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    If you're serious about pursuing it, I recommend getting advice from an immigration attorney in the US. I tried applying for permanent residency myself and my application sat in limbo for months, even though my husband is a US citizen and therefore, my children have dual citizenship. Immigration would not provide me with advice as to why my application wasn't being processed until I engaged an attorney. The initial consultation is relatively inexpensive. From memory, it was under a $100. My application did not move until I hired an attorney. It wasn't until I hired an attorney, that Immigration bothered to tell me that they needed more info from me. It took nearly 2 years from my initial application.......but about 9 months was wasted because initially, I tried to do it myself.
     
    Last edited: 29th Apr, 2016
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  18. Casteller

    Casteller Well-Known Member

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    Yes that was my point too... but you´ve three things there - investment/residency/citizenship.

    My only point is you can invest in a country and not be a resident, this is usually the preferred option. I´m just saying why take out residency visa or citizenship if there are no other benefits for you (ie you dont want to live there) ? Residency usually comes with high cost.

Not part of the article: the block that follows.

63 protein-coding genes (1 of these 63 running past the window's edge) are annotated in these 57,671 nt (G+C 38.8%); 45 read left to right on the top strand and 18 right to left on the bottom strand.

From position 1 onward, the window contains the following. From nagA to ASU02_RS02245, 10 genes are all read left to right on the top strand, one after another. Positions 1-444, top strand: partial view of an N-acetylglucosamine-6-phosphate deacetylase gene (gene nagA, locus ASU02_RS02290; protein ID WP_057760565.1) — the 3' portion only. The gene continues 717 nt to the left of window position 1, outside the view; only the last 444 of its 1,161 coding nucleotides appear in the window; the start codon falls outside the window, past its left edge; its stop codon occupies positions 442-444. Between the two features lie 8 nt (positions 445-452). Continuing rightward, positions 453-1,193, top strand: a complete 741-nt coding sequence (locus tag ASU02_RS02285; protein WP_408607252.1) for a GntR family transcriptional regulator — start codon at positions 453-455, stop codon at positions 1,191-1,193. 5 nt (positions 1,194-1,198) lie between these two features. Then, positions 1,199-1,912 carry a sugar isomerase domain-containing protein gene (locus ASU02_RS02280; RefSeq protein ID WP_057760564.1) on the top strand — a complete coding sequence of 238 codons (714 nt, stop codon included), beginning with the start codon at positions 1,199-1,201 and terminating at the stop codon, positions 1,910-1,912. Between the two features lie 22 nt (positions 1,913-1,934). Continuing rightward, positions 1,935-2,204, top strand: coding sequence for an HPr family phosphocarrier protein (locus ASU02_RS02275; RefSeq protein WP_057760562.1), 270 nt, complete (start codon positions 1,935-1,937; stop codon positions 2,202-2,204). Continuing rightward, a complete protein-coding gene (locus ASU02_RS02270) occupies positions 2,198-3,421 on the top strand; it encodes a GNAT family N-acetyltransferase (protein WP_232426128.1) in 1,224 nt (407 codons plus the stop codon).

19. Shahin_Afarin

    Shahin_Afarin Residential and Commercial Broker Business Member

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    Are you able to msg me your attorney?
     
  20. Ozzie in Texas

    Ozzie in Texas Well-Known Member

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    I'll post it here in case anyone else is interested. I used these guys: San Antonio Texas Immigration Lawyer – The Lozano Law Firm

    I had my initial consultation with the Alfred Lozano....and later dealt with Elizabeth. Their assistant Janete, is awesome. All up, I think I paid about $2,500 and for the amount of work they did chasing up on my behalf......as well as attending immigration meetings with me and for me, they were worth every penny.

    I initially came in on a temporary visa because the process was taking too long and my kids needed to start school. My attorney organized that, as well as arranging paperwork for permanent status, which was granted a few months after arriving.

    According to their website, an E-2 visa may be an easier route than an EB-5.

    Message me if you need more info.

    An advantage of the E-2 visa is that it allows for substantial investments that are less than the $500,000 and $1,000,000 thresholds required for an EB-5 visa. While E-1 and E-2 visas are nonimmigrant visas, an individual temporarily in the country who later invests more than those minimum amounts required for an EB-5 may be able to petition for lawful permanent residence. As with EB-5 visa holders, E-1 and E-2 applicants may also bring their spouses and unmarried children under 21 with them through derivative visas.